Washington, 29 April 1999 (RFE/RL) -- The degree of press freedom around the world declined in 1998 and most of the countries which emerged from the former Soviet Union continue to censor journalists and limit their citizens' access to information.
These are the conclusions reached by Freedom House, in its 21st annual media study, issued today (Thursday) ahead of World Press Day on May 3rd. The U.S.-based organization has been monitoring civil and political rights worldwide for 58 years.
The 1998 survey, says author Leonard Sussman, paints the bleakest picture in five years. Sussman, a professor at New York University, says investigators looked at four basic categories to evaluate a country's degree of press freedom.
First, they examined laws which govern the press in a particular country and how those laws are administered. Second, the study's compilers looked at the degree to which political influences affect news content. Third, they examined the degree to which economic influences affect news content and lastly, they looked at the number and kinds of actual press freedom violations in individual countries -- from the harassment of reporters, to the closing down of newspapers or even the murder of journalists.
Sussman told RFE/RL that in the post-Communist countries of East and Central Europe, the situation is the most positive. Poland, Hungary and the Czech Republic, for example, rapidly moved to a free press after the fall of Communism ten years ago. But at the other end of the spectrum, in the states of Central Asia, the press is continually hounded and journalists frequently persecuted.
"There certainly have been major changes since the fall of the Berlin Wall in East and Central Europe and Central Asia. Most of the changes have shown some improvement in the level of press freedom -- particularly in those countries that have had some history of democratic backgrounds -- for example in the Czech Republic and Hungary, in Poland -- there we find a free press in all three countries. They came very quickly out of the Communist era into this new and brighter period. Not so for some of the other countries in East and Central Europe and particularly in Central Asia where we find just about the doldrums with respect to press freedom - Tajikistan, Turkmenistan, Uzbekistan. There is a complete lack of press freedom in these countries and no sign of a change in the immediate future in any of them. And Belarus would be included in that."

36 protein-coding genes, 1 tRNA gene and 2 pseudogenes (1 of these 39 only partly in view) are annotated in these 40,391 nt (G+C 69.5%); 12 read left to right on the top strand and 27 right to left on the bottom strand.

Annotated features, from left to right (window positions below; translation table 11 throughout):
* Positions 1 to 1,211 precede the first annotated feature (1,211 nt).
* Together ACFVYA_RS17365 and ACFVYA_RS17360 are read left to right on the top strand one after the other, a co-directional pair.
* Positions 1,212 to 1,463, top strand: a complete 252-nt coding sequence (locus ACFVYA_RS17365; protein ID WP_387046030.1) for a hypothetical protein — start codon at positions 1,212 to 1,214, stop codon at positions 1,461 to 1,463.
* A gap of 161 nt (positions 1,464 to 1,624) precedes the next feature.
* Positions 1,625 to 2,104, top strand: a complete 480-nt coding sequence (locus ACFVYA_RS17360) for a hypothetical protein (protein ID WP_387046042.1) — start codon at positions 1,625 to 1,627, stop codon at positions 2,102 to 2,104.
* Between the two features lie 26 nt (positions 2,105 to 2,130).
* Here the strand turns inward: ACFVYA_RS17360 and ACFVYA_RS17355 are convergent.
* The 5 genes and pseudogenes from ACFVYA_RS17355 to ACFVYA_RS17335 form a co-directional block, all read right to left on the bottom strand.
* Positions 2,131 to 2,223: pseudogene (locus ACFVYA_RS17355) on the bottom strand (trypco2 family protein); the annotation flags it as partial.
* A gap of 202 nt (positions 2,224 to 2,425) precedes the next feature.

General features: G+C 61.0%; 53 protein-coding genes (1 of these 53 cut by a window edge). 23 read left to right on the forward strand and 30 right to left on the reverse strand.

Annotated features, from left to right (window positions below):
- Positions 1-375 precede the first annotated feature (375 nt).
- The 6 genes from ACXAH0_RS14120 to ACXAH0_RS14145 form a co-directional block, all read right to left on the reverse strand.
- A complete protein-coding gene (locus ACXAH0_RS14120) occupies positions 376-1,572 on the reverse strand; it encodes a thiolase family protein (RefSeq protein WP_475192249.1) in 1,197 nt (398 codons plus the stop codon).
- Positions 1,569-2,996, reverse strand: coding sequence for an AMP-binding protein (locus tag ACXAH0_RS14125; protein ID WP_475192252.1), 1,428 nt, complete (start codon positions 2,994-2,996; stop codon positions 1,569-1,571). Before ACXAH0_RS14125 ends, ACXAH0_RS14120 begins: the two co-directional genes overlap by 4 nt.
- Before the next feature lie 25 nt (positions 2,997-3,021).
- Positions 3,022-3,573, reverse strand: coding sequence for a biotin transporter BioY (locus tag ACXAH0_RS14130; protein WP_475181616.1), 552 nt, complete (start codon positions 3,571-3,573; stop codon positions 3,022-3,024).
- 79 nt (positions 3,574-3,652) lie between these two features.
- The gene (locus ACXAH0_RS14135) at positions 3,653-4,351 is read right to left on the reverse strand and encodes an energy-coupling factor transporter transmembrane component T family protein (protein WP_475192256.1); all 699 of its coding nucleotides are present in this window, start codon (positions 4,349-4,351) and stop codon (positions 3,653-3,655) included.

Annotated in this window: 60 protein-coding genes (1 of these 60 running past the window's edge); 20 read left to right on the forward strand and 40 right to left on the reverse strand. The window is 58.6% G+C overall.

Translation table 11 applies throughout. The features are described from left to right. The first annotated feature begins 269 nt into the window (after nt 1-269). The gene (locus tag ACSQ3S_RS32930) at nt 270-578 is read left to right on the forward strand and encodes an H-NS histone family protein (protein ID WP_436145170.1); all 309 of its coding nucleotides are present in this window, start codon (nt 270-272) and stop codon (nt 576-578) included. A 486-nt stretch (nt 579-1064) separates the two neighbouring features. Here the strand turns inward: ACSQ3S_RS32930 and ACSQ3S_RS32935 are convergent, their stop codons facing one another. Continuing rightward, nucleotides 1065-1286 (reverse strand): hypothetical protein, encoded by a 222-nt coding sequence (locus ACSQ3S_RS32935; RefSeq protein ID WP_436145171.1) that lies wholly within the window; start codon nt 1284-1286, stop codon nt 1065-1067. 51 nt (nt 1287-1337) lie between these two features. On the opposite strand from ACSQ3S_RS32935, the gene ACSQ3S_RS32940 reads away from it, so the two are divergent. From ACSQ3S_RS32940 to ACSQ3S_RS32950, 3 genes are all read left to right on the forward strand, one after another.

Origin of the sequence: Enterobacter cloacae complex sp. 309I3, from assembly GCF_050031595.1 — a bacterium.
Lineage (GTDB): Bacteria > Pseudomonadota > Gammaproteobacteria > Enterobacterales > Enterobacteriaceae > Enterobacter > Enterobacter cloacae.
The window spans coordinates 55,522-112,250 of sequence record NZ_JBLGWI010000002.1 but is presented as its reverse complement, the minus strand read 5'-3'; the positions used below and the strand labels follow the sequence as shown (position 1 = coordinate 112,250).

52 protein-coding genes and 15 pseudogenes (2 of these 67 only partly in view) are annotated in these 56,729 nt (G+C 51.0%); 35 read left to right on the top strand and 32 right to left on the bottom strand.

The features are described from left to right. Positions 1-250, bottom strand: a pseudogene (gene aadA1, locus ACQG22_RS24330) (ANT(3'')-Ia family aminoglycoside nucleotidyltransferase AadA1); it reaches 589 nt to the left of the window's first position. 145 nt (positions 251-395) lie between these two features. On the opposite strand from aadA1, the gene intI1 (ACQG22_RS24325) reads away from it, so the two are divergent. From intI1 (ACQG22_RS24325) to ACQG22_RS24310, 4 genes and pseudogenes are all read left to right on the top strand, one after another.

Tajikistan receives one of the worst scores in the Freedom House report. The survey notes that in that country, most Soviet media laws still apply. All opposition media are banned and all local radio and television stations are operated by the state.
In Turkmenistan, the report notes that despite a relatively liberal media law adopted in 1991, the government completely controls print and broadcast media. Libel is a criminal offense punishable by hard labor and journalists, both foreign and domestic, are regularly intimidated by the security forces.
The situation, says Freedom House, is not much better in Uzbekistan. Although recent laws provide for press freedom and free access to information, most media are state owned and all newspapers, radio and television programs are subject to editorial constraints.
In Kazakhstan, the situation is marginally better, says the survey, but press freedom is limited. Although there are a number of independent newspapers, Freedom House notes that they are subject to controls and a law banning the incitement of ethnic conflict -- which is often interpreted very broadly. Another law against insulting the president and against "irresponsible" journalism is often invoked by the authorities to prosecute journalists -- leading to much self-censorship to avoid suits.